Friday, 7 August 2015
No.225 - We Are the Freaks
We Are The Freaks at the IMDb
You get a lot of unheard of British films showing up on Netflix - it’s almost like they found a big skip of them behind a closed down Blockbuster store. I’ve watches a few and they are invariably rubbish - check out ‘Full English Breakfast’ if you want a prime example. Most of these films concern what Alan Partridge would term ‘Bad Slags’ with gangsters and football hooligans taking centre stage at a performance no one is watching. Except me.
‘We Are the Freaks’ doesn’t bode well with its poster showing a gaggle of yoof in front of the Union flag which has largely been hijacked by those promoting racism and intolerance. On that front it surprised me - there was no real violence and not much swearing - unfortunately there wasn’t much else either.
The film opens with Jamie Blackley doing narration whilst his character Jack walks down the street. You quickly see that the film will be somewhat subversive when he says he hates voice-overs and stock footage just as they show stock footage of Margaret Thatcher. Bit of politics and self deprecation there! He also draws a gun and shoots a Goth but it’s alright he’s only fantasising. He’s a frustrated wannabe writer stuck in a dead end job and his flights of fancy take him out of his dull existence.
He has similarly disenfranchised friends in the shape of Chunks, who has stolen his brother Porsche, and Parsons who is in a relationship with the funny looking secretary on ‘Life’s Too Short’. The lads plan a big night out and, after scoring some drugs from Tyres out of ‘Spaced’, they crash a posh party hosted by the parents of Jack’s fantasy love who we know is too good for him as she’s always playing musical instruments when we see her - classy, you understand.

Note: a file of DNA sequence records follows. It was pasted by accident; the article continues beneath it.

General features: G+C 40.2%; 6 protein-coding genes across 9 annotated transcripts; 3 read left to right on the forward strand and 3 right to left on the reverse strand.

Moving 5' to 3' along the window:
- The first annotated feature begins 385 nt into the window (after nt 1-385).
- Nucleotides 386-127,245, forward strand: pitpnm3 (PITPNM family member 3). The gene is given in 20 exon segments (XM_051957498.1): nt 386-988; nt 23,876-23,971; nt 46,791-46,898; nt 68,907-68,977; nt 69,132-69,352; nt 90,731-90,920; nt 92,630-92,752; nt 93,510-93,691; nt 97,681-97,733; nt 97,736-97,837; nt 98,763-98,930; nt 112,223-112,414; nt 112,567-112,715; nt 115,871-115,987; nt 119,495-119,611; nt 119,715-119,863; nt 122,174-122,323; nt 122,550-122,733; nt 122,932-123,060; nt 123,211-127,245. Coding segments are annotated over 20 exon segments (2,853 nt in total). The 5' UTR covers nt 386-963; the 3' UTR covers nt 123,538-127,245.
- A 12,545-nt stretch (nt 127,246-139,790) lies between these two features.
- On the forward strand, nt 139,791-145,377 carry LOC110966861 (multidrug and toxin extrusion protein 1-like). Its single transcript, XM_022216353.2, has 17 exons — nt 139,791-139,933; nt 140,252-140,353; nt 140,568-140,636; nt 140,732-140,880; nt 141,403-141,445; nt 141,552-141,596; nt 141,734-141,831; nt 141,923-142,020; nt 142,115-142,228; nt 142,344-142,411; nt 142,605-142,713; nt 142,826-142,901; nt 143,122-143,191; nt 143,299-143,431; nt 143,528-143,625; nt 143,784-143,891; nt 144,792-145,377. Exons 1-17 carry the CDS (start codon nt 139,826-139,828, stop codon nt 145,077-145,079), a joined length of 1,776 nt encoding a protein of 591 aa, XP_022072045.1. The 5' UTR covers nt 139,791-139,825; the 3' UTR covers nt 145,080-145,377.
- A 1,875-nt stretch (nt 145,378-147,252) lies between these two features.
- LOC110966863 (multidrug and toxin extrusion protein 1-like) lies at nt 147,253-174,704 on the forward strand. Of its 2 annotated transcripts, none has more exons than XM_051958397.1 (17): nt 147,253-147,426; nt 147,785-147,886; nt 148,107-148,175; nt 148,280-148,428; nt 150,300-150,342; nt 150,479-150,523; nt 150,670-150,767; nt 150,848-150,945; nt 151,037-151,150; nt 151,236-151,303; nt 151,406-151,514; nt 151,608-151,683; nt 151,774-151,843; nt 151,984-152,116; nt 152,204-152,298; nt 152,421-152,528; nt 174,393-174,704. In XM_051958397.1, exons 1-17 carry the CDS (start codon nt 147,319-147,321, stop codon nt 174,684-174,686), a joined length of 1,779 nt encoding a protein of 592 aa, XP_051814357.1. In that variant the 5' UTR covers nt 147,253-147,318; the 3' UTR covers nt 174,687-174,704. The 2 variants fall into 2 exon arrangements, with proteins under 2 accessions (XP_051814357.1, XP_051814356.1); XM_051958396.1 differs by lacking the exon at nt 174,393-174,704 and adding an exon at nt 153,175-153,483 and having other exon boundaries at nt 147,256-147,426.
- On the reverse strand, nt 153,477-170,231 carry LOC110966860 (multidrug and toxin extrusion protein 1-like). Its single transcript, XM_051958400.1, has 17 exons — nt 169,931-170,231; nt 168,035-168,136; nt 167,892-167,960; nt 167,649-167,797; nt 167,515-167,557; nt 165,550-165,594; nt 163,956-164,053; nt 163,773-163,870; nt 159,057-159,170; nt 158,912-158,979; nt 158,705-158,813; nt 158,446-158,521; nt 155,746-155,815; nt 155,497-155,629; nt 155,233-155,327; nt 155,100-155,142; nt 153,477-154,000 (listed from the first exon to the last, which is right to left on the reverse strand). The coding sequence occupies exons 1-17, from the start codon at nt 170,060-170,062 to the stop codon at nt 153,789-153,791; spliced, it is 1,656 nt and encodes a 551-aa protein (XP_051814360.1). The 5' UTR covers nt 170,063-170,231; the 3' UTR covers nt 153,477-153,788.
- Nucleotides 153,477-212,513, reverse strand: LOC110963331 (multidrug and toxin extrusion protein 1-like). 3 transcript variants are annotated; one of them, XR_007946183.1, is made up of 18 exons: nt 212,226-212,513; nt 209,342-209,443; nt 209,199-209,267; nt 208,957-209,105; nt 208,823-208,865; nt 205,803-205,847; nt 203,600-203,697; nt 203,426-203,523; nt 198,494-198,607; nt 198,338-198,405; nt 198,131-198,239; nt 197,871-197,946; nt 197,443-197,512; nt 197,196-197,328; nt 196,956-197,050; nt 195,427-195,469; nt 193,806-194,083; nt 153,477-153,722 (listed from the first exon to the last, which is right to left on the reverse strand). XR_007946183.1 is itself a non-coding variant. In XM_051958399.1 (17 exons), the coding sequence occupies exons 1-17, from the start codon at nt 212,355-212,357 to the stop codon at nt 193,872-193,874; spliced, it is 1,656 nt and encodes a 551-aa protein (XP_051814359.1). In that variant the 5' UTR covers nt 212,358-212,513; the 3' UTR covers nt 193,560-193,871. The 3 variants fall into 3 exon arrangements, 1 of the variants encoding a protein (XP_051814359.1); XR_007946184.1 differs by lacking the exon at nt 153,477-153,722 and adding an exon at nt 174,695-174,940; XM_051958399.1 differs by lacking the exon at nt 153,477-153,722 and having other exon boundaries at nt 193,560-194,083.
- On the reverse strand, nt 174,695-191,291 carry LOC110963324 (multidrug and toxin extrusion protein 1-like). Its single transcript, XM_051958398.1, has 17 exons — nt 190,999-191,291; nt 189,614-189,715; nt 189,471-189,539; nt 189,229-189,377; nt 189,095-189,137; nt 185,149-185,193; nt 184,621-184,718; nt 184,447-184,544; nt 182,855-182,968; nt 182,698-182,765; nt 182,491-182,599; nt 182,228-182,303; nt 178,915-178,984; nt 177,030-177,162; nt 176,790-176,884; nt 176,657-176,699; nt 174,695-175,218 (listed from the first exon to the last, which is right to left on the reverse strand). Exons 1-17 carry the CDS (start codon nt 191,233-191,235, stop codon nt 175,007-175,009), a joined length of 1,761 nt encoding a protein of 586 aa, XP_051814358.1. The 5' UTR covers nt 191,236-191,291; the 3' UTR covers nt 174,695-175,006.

As you’d expect the night doesn’t go to plan with the three lads separating to have their own adventure. There are all pretty low key with one stealing a flag, one busting his banjo string whist having pretty sedate sex and the third wondering if he should open an envelope - it’s certainly not from the Academy Awards Committee I can tell you!
This is an obviously low budget affair so you can forgive some of its shortcomings, but not enough happens to justify even its skinny 74 minutes run time. The first ten minutes were promising but it soon descended into a predictable ‘one wild night’ story that wasn’t particularly wild or memorable. No one had a story arc to speak of and it came across as just a bunch or random stuff that happened and that’s it.
The only memorable scene was Tyres taking down some neds in a kebab shop and possibly Warwick Davis’ secretary riding a young man to destruction with her party frock on. The two leads have been on ‘Skins’ which I’m not familiar with but at least they had the man who liked strawberry jam out of ‘Sex Lives of the Potato Men’ to keep me somewhat amused.
Overall this looked like a film school project bolstered by a couple of familiar faces from the D list. It wasn’t terrible but it also had nothing whatsoever to recommend it.
Best Bit : Kebab Shop Kafuffle ‘W’ Rating 9/23